Debra Humphreys, vice president for policy and public engagement at the Association of American Colleges and Universities (AAC&U), opened her talk Thursday at Corcoran Commons with a quote from Mary Oliver’s poem “The Summer Day:” “Tell me, what is it you plan to do / with your one wild and precious life?”
Humphreys’ talk focused on how expensive and lengthy college educations can better prepare graduates in three major areas—achieving professional success, responsible citizenship, and general flourishing. The ultimate goal, she stressed, is to cultivate a life of meaning and purpose.
“The same capacities that would let you be a good citizen are needed in a global economy—it’s not an either—or choice.”
Humphreys said that the United States’ founding was based on education – the success of the democratic experiment depended on how well its participants were educated. She argued that this mission continues today.
In addition to responsible citizenship, Humphreys said that as higher education becomes more of a requirement for success, colleges must adapt their teaching methods and programs to adequately equip students to enter an increasingly competitive and uncertain job market.
“The same capacities that would let you be a good citizen are needed in a global economy—it’s not an either—or choice,” Humphreys said.
The AAC&U has pushed to address these issues through Liberal Education and America’s Promise (LEAP), a decade-long initiative launched in 2005.
In 2007, the AAC&U published “College Learning for the New Global Century,” a 70-page report written as part of LEAP. The report outlined four areas the Association’s 1,100 member schools could work on improving—knowledge of human cultures and the natural world, intellectual and practical skills, personal and social responsibility, and integrative and applied learning.
“There’s so much knowledge out there that we can’t fill people’s heads with everything,” Humphreys said. “But in this economy, people need to know how to find and use knowledge.”
She said that employers are placing more and more value on students’ ability to learn quickly and apply what they know in a range of situations. According to Humphreys, businesses fear that there will soon be a shortage of college graduates ready to tackle the new logistical challenges posed by globalization. Business leaders often tell Humphreys that improving these skills may be the most important role of higher education today.
“We’re graduating people who can solve problems well if they look exactly like they do in the textbook, but these problems never actually look like that,” she said.
Humphreys called applied learning the “21st-century liberal art.” She then went into some specifics on the types of experiences that can help students improve their skills. She said that things like freshman seminars, writing-intensive courses, research, global learning, and capstone projects are good ways for undergraduates to make themselves more competitive.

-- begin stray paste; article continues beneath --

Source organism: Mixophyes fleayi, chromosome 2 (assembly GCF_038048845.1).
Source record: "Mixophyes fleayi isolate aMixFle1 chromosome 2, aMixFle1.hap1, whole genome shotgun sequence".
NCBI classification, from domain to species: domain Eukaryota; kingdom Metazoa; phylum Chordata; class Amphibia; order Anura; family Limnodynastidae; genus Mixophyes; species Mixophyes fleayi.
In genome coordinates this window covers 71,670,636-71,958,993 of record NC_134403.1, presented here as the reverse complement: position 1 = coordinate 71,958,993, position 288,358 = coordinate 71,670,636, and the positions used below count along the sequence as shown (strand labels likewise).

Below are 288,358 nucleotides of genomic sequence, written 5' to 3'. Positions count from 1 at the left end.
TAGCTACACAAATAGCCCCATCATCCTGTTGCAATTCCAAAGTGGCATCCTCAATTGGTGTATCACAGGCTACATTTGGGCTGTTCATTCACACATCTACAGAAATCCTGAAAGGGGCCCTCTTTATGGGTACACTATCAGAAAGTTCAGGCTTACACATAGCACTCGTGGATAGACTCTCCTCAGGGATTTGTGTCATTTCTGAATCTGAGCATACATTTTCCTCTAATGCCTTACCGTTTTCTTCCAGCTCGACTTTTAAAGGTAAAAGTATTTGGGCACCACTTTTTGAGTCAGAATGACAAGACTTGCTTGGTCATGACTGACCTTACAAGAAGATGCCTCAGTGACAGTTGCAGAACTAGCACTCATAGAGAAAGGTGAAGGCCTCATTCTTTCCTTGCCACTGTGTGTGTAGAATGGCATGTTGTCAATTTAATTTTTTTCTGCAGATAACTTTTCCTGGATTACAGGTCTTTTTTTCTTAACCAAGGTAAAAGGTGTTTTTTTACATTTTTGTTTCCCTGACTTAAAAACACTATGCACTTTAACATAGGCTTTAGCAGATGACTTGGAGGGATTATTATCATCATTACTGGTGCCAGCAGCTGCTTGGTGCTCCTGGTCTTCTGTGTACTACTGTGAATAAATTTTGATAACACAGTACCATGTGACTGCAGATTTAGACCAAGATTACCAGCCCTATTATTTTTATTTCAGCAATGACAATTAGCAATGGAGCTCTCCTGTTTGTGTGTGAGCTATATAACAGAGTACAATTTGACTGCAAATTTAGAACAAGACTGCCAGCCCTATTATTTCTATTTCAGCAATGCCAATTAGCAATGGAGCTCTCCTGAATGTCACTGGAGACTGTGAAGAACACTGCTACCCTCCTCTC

Humphreys cited data collected for the AAC&U by Hart Research Associates, a Washington, D.C.-based polling group, that said 87 percent of employers are more likely to hire a student who wrote a senior thesis.
“Some students don’t even realize that in interviews they should be talking about these projects,” she said.
Joseph Du Pont, associate vice president for student affairs and career services, also spoke. He highlighted some of the steps Boston College has taken that address what Humphreys talked about, including the launch of redesigned internship courses and externship programs.
Humphreys placed particular emphasis on how colleges and universities can help students articulate their passions and goals to employers, especially through an online presence.
“One of our jobs is to help them craft a meaningful digital identity that displays all they’ve learned and developed in college,” she said. “They also have to rehearse their own story of their vocational journey.”
One audience member asked Humphreys about how students should approach the jobs market and balance the need for financial success with doing satisfying work. Humphreys said that students must think about their careers well before senior year. She cited the University of Washington’s Husky Experience program, which integrates academics and career training, as an example of how colleges can connect academic courses, public service, careers and general well being.
Throughout her talk, Humphreys stressed that the AAC&U’s focus on career readiness stems from research that shows that personal and professional satisfaction are highly correlated. She noted that BC, in particular, is rooted in this belief.
“We as educators who believe in liberal education and Jesuit education need to get out there and talk about how education is not just about…building cogs in wheels,” she said. “We need to ask what is worth doing for me and my life and what is worth doing for society.”
Featured Image by Alex Gaynor / Heights Staff